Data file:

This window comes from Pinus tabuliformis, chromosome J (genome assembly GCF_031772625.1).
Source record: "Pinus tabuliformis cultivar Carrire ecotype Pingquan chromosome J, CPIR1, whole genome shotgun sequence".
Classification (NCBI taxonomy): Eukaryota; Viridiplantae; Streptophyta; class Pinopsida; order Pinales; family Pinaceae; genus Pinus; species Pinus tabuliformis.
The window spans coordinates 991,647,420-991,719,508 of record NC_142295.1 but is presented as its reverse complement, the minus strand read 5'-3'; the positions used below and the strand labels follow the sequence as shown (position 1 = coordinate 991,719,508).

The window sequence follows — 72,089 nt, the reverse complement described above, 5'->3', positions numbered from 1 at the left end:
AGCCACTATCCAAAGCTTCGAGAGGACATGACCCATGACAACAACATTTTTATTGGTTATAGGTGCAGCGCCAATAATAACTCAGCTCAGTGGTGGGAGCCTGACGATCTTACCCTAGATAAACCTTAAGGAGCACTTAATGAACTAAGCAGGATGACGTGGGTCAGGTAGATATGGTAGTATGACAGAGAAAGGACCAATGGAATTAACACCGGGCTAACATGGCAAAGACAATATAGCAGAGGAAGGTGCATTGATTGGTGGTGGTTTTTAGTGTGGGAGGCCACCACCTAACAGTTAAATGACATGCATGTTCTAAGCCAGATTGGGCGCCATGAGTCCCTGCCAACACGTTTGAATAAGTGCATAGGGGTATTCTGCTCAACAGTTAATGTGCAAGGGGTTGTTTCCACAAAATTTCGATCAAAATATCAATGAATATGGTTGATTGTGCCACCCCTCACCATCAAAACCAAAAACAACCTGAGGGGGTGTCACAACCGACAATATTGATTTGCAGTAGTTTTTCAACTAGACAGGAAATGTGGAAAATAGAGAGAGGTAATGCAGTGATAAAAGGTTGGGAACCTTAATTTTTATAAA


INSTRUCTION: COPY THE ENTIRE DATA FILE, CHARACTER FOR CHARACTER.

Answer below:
This window comes from Pinus tabuliformis, chromosome J (genome assembly GCF_031772625.1).
Source record: "Pinus tabuliformis cultivar Carrire ecotype Pingquan chromosome J, CPIR1, whole genome shotgun sequence".
Classification (NCBI taxonomy): Eukaryota; Viridiplantae; Streptophyta; class Pinopsida; order Pinales; family Pinaceae; genus Pinus; species Pinus tabuliformis.
The window spans coordinates 991,647,420-991,719,508 of record NC_142295.1 but is presented as its reverse complement, the minus strand read 5'-3'; the positions used below and the strand labels follow the sequence as shown (position 1 = coordinate 991,719,508).

The window sequence follows — 72,089 nt, the reverse complement described above, 5'->3', positions numbered from 1 at the left end:
AGCCACTATCCAAAGCTTCGAGAGGACATGACCCATGACAACAACATTTTTATTGGTTATAGGTGCAGCGCCAATAATAACTCAGCTCAGTGGTGGGAGCCTGACGATCTTACCCTAGATAAACCTTAAGGAGCACTTAATGAACTAAGCAGGATGACGTGGGTCAGGTAGATATGGTAGTATGACAGAGAAAGGACCAATGGAATTAACACCGGGCTAACATGGCAAAGACAATATAGCAGAGGAAGGTGCATTGATTGGTGGTGGTTTTTAGTGTGGGAGGCCACCACCTAACAGTTAAATGACATGCATGTTCTAAGCCAGATTGGGCGCCATGAGTCCCTGCCAACACGTTTGAATAAGTGCATAGGGGTATTCTGCTCAACAGTTAATGTGCAAGGGGTTGTTTCCACAAAATTTCGATCAAAATATCAATGAATATGGTTGATTGTGCCACCCCTCACCATCAAAACCAAAAACAACCTGAGGGGGTGTCACAACCGACAATATTGATTTGCAGTAGTTTTTCAACTAGACAGGAAATGTGGAAAATAGAGAGAGGTAATGCAGTGATAAAAGGTTGGGAACCTTAATTTTTATAAA